This entry will be short, probably. First night with a new movie, I want to watch it before I really write about it. Plus, if you need a lot of words, read yesterday’s entry again.
I’ve only ever seen The Mirror Has Two Faces once all the way through. One of my sisters loves it, and made me watch it. I didn’t die.
Of course, to be fair, I think I’ve said before I will watch most any movie at least once. But, sometimes I see a film because of someone else, something I wouldn’t have seen otherwise... Hell, sometimes I do things I wouldn’t do if not for someone else. That’s life. That’s married life, especially.
That last line wasn’t supposed to sound negative. In fact, it’s probably far more positive than negative. Being in a relationship, being married—you do plenty of stuff that single people probably wouldn’t be bothered with. The Mirror Has Two Faces presents marriage like an obstacle to... not love, exactly, but certainly romance. Marriage is often presented as the culmination of romance. The romantic movie ends with a marriage to reify heteronormative norms and all that. We don’t see the marriage, though, because, well, that part isn’t romantic. It’s something more like boring. The day-to-day existence is far less interesting than the pursuit, the chase.
The Mirror Has Two Faces, notably, begins with a marriage. Not too long into the film, Rose’s sister gets married to Alex. It’s a traditional wedding but we see it only briefly. Rose’s wedding to Greg is even briefer and it’s not so traditional. The marriage amounts to a handful of scenes (prior to Rose leaving, I mean). Marry for love, marry not for love, marriage in the romantic comedy—and deliberately so here—means awkwardness (or supporting characters as counterpoint to the leads like Marie and Jess in When Harry Met Sally...). Metaphorically speaking, of course, marriage is death.
Not necessarily in a bad way, though. Rose is obviously in love with Greg well before they marry in The Mirror Has Two Faces, but you can pinpoint the moment, I think, that Greg falls in love—or, rather, realizes he’s in love—with Rose; it’s the moment he watches her ritual eating her salad and he’s figuring it out, figuring her out, figuring himself out, and he’s clearly a little frightened. She leaves the table so she doesn’t see what we see—that he’s lightheaded. By the time of their attempt at sex, we aren’t surprised that he gets into it. But, clearly, he is. And, he has spent the entire film not wanting love... romantic love. I mean, ideally, the thing he does want is something we’d call love. It’s just not what movies call love. The horror for him is that who he was, who he wants to be—these are not who he is anymore. The old version of Greg is dead, or has to be, for him to move on. But, he’s stuck.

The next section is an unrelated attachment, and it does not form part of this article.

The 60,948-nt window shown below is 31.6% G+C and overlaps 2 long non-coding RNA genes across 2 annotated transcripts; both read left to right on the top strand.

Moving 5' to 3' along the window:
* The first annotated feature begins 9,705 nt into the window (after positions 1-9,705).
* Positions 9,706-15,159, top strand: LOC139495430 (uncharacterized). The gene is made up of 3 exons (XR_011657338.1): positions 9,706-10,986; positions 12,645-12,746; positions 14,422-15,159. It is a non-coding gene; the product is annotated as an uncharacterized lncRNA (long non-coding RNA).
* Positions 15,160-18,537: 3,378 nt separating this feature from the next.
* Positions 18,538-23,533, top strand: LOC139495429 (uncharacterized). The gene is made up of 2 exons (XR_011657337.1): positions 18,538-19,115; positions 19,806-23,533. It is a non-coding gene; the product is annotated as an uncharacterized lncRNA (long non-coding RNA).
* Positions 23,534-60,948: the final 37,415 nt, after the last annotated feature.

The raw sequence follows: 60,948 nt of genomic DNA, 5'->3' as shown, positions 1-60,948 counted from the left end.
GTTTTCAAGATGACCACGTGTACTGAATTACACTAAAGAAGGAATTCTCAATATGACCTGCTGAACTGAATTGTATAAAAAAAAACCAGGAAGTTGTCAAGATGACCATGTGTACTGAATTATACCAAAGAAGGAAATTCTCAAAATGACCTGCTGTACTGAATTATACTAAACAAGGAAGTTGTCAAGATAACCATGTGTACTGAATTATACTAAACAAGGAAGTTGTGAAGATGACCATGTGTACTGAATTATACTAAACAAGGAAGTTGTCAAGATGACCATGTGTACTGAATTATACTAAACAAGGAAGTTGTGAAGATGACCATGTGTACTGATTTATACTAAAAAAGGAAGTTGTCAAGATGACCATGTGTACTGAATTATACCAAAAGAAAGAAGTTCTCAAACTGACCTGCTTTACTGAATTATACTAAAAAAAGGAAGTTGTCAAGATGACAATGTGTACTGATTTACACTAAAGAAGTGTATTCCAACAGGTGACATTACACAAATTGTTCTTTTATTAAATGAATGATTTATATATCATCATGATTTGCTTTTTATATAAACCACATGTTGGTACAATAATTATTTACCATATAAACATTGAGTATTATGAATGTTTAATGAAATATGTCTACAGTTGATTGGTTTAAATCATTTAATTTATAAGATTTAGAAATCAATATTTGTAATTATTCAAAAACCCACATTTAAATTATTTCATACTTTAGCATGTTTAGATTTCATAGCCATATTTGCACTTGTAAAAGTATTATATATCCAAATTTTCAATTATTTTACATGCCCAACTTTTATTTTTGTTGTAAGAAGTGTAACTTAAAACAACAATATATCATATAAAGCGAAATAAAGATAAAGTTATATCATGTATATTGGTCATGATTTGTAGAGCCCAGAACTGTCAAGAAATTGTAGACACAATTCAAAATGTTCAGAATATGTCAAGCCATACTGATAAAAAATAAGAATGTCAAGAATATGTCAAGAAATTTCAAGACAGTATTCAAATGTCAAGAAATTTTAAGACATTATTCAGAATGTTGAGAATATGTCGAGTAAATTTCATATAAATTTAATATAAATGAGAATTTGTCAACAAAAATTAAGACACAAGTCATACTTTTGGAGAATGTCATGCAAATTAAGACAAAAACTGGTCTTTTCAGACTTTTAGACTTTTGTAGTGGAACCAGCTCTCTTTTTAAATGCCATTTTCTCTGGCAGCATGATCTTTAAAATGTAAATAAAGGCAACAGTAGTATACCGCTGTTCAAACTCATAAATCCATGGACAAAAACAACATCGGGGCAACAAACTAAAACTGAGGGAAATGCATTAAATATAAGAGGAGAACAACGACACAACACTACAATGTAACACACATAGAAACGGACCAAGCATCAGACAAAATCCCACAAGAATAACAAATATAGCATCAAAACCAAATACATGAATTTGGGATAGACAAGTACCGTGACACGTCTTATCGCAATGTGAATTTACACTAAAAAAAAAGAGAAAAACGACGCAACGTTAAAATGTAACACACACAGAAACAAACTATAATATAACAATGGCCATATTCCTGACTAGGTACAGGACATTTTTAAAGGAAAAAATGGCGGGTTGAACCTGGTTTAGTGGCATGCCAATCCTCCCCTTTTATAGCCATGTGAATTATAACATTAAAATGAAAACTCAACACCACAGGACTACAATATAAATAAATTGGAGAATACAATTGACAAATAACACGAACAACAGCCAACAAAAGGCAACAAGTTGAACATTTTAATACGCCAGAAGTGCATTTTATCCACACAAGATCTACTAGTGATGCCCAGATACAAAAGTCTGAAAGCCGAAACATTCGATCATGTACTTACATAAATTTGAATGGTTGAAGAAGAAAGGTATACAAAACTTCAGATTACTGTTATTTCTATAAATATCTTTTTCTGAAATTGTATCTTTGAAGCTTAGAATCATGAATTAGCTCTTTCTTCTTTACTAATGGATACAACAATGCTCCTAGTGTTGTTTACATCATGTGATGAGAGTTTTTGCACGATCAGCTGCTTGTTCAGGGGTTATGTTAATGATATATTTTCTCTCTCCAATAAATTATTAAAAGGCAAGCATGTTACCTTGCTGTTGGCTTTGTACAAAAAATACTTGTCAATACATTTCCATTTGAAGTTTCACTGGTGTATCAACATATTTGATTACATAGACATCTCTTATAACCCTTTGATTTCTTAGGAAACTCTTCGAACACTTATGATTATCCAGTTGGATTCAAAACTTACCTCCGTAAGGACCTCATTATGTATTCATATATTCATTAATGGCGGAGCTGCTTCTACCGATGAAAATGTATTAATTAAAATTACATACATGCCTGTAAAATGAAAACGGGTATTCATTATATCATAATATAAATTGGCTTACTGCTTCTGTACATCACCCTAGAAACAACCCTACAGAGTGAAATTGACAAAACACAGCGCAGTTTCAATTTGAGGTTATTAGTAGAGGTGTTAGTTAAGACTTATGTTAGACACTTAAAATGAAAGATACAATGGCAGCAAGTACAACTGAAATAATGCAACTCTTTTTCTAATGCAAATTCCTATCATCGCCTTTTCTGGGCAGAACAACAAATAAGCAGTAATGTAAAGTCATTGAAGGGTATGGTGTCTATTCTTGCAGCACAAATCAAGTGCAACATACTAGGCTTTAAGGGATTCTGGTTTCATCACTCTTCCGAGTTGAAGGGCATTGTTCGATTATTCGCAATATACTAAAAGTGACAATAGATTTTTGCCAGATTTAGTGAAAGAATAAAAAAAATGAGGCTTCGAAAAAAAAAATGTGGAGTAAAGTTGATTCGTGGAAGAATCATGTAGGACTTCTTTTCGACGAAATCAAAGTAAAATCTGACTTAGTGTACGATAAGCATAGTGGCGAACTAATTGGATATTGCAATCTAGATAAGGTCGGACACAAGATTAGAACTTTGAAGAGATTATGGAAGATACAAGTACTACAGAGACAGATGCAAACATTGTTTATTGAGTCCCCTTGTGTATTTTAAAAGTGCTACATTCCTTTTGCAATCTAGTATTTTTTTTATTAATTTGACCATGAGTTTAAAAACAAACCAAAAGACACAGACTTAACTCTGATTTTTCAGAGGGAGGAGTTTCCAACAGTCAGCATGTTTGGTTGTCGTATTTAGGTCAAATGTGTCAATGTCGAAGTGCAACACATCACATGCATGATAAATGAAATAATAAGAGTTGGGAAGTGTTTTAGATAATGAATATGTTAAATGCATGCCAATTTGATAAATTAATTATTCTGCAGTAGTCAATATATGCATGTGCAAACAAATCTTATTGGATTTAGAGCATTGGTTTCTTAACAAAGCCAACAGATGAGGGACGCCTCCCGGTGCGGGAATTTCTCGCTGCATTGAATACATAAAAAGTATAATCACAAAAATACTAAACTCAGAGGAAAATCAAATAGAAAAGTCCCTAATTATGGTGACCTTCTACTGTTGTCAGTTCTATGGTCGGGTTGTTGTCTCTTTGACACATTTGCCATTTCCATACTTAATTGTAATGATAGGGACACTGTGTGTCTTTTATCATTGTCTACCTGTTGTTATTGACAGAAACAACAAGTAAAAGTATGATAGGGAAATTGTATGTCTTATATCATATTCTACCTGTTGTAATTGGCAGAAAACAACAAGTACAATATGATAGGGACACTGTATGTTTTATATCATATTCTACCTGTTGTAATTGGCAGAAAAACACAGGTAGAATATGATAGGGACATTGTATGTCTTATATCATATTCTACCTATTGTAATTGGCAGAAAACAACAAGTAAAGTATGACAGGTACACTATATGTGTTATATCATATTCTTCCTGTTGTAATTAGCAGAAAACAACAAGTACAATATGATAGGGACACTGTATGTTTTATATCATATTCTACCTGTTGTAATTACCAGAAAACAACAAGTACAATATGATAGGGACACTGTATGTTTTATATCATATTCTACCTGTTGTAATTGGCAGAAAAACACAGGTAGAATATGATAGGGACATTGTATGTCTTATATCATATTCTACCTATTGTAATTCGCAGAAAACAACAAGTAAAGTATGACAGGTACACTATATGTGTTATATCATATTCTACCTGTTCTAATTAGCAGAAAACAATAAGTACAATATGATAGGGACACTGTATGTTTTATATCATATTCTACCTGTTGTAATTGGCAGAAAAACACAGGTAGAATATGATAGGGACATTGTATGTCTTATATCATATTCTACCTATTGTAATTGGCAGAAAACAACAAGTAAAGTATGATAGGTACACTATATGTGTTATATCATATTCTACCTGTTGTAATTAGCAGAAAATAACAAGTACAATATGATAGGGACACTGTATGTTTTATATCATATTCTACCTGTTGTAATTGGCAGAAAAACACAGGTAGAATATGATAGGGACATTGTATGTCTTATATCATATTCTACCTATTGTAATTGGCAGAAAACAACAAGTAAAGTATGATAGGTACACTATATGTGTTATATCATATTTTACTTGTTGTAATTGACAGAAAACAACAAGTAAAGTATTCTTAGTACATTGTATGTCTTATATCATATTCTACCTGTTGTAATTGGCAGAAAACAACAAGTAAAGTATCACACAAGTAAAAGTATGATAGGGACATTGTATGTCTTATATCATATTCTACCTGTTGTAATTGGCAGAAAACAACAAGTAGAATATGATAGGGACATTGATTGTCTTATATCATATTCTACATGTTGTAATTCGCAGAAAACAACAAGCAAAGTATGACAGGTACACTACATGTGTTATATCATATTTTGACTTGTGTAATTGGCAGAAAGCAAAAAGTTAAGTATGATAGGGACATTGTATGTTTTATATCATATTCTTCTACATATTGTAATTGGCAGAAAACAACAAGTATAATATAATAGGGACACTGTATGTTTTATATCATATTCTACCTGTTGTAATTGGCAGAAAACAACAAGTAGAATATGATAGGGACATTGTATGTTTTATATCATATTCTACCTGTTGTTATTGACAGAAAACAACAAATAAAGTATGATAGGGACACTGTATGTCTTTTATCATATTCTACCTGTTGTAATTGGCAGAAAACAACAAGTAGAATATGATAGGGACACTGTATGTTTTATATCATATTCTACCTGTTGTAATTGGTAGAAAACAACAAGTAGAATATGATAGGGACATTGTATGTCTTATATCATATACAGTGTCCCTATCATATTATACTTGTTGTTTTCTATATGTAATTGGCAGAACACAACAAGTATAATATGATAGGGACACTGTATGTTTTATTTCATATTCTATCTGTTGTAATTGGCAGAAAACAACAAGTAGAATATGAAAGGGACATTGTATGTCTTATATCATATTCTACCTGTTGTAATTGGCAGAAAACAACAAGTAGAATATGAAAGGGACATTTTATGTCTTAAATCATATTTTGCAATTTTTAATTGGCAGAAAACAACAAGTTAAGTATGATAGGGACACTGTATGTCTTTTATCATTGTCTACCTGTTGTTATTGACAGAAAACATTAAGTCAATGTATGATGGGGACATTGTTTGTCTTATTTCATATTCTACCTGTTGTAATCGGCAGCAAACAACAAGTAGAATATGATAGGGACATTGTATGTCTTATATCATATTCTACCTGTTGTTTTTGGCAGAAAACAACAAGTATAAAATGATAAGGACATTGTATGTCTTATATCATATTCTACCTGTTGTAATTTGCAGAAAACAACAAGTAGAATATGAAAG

The obvious metaphor in this film comes from the title, and all of the various mirrors throughout the film. In the mirror, you don’t really see yourself. You see a reflection and there’s a psychological element to what that even means... an idea you project onto that reflection. But, I don’t want to deal in what’s obvious. I’d rather project onto this film my own metaphor—the death thing.
The French la petite mort... I feel like I’m jumping around here, but bear with me. It means “the little death.” And, it’s a euphemism used for the orgasm. Because after the spiritual release, after the peak, there’s the trough. You come back down—and here’s me being something like romantic—you’re different than before.
Or you’re exactly the same but tired.
But metaphorically, any experience is like that. It’s that same river twice thing. Every experience changes who you are, and the old you dies, the new you is born, and life goes on. Romance, sex, reading a book, playing a game, watching a movie...
As The Mirror Has Two Faces ended, and Rose and Greg are dancing in the street as the sun comes up, I was reminded of something about horror films, how they often end with dawn, the light coming back, the darkness receding. I mentioned it as the movie ended and my daughter laughed and said this was a horror film. It was a joke, but there are a lot of elements in common, really, between the horror film (the slasher film in particular) and the romantic comedy. It’s all about fear. Fear of a killer with his psychosexual fury, fear of commitment to a woman with... well, a psychosexual fury, I guess. It’s the same thing in cinematic terms, a driving force to growth and change for the main character. And, supporting characters will be left behind as the final chase—Harry or Greg running to profess love just as exciting as the Final Girl running away from the killer.
Genres blend together when you tear them apart.
And, words blend together when it is late.